Distinguished Lecture on Economics in Government: Central Banking and Systemic Risks in Capital Markets
AbstractBagehot's conception of the last resort lending function of the central bank is shared by most economists today. On several occasions, the Federal Reserve has digressed from its overall strategy of monetary control to also undertake a tactical rescue of individual banks and segments of the capital market. On three other occasions, the Federal Reserve has intervened to counter systemic risks to the financial system beyond the arena of commercial banks. The events which prompted these actions were the threat to the commercial paper market triggered by the bankruptcy of the Penn Central Railroad in June 1970, the pressures on broker-dealer firms generated by the collapse of speculation in silver in early 1980, and the near failure of the clearing and settlement systems operated by stock and commodity exchanges which occurred during the stock market crash of 1987. I was a Member of the Board of Governors of the Federal Reserve System during the Penn Central episode, and I shared in the decisions to intervene. As a Public Governor of the Commodity Exchange, I helped to formulate the policies applied during the silver speculation and in the aftermath of the stock market collapse. The discussion which follows draws on those experiences.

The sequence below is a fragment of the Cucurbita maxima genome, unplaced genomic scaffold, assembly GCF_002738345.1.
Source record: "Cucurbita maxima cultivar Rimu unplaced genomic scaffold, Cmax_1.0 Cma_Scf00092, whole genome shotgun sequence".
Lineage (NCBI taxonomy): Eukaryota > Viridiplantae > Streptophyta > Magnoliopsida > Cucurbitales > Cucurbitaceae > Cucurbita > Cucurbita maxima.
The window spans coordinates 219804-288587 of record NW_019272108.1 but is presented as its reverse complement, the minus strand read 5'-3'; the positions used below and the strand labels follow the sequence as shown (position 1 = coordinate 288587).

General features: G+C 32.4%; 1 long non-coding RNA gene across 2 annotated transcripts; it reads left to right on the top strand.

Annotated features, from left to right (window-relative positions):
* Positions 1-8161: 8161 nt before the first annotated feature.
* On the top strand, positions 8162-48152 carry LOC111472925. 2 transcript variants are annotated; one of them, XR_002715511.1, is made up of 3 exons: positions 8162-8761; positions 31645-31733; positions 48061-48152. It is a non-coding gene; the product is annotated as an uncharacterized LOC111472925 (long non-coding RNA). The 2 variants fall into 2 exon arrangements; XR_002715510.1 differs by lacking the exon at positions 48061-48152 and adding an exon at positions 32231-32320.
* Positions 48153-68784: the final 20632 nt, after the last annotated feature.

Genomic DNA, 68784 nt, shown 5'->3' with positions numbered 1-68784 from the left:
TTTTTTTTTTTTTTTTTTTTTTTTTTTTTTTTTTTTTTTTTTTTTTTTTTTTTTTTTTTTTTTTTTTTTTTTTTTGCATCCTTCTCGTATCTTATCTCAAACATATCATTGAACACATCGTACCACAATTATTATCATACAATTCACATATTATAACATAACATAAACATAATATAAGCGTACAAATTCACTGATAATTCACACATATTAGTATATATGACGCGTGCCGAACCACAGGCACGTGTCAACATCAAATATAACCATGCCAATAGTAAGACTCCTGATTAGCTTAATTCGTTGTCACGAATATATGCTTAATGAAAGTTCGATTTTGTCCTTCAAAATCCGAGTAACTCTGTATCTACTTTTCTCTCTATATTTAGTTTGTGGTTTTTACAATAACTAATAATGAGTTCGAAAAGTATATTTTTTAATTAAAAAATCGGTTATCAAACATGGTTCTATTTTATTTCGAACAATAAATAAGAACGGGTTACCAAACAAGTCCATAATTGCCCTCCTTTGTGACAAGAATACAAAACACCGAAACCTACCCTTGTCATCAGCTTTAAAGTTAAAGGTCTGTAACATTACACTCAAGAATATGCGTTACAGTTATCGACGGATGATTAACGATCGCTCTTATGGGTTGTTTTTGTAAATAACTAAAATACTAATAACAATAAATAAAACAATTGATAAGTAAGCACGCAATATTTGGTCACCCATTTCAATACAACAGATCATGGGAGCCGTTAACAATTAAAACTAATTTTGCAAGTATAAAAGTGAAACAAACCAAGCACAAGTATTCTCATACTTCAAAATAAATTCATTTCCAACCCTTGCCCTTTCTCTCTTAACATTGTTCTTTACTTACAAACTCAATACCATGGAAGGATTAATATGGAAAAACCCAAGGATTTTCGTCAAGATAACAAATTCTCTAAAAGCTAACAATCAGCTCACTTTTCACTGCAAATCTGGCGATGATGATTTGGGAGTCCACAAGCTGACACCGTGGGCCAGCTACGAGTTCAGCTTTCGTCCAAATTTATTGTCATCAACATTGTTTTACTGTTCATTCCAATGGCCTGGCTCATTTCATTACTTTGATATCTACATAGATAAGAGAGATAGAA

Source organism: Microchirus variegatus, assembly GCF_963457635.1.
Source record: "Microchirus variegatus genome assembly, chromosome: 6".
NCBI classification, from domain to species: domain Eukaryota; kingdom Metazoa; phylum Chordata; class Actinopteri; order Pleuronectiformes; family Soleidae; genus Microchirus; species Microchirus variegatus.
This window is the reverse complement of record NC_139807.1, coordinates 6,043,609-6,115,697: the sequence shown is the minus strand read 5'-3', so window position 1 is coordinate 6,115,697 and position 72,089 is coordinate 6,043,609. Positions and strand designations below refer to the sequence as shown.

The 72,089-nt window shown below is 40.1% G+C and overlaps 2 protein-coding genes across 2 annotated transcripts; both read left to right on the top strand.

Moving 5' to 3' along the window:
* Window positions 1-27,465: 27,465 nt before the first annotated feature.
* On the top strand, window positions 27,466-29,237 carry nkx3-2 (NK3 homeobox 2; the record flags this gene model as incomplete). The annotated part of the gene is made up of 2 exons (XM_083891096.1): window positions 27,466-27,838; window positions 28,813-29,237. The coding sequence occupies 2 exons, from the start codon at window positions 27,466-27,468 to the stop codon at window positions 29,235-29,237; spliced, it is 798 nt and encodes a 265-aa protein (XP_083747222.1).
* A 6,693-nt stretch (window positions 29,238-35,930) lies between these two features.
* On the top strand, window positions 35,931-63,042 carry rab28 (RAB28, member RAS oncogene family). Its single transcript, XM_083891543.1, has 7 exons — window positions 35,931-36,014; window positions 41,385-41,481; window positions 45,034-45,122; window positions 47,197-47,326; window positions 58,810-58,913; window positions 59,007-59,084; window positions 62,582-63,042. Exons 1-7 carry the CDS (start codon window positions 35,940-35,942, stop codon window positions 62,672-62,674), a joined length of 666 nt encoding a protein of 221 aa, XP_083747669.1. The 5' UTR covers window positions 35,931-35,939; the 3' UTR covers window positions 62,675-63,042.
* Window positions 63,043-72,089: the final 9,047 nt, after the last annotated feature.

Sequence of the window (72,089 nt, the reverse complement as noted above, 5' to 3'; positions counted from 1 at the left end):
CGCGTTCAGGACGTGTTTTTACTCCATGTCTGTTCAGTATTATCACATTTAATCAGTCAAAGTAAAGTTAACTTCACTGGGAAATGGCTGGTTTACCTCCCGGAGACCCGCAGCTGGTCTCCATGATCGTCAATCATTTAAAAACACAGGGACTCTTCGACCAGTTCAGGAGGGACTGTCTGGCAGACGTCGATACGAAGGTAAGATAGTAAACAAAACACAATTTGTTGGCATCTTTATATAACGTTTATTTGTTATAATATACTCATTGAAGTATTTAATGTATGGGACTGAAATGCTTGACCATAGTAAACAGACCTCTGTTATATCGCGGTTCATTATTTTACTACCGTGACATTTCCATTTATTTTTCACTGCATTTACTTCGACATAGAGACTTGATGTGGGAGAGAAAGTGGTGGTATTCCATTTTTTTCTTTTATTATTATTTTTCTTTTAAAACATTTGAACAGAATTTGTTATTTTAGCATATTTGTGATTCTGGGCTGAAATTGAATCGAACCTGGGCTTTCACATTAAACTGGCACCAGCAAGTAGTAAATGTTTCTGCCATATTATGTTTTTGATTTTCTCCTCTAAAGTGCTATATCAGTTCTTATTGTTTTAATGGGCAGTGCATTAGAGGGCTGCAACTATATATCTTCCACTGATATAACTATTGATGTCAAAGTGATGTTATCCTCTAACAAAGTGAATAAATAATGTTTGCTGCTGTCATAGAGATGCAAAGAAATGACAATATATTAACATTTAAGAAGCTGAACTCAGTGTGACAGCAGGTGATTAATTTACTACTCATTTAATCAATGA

CitationBrimmer, Andrew F. 1989. "Distinguished Lecture on Economics in Government: Central Banking and Systemic Risks in Capital Markets." Journal of Economic Perspectives, 3 (2): 3-16. DOI: 10.1257/jep.3.2.3
- 311 Domestic Monetary Policy, Including All Central Banking Topics
- 313 Capital Markets--Empirical Studies, Including Regulation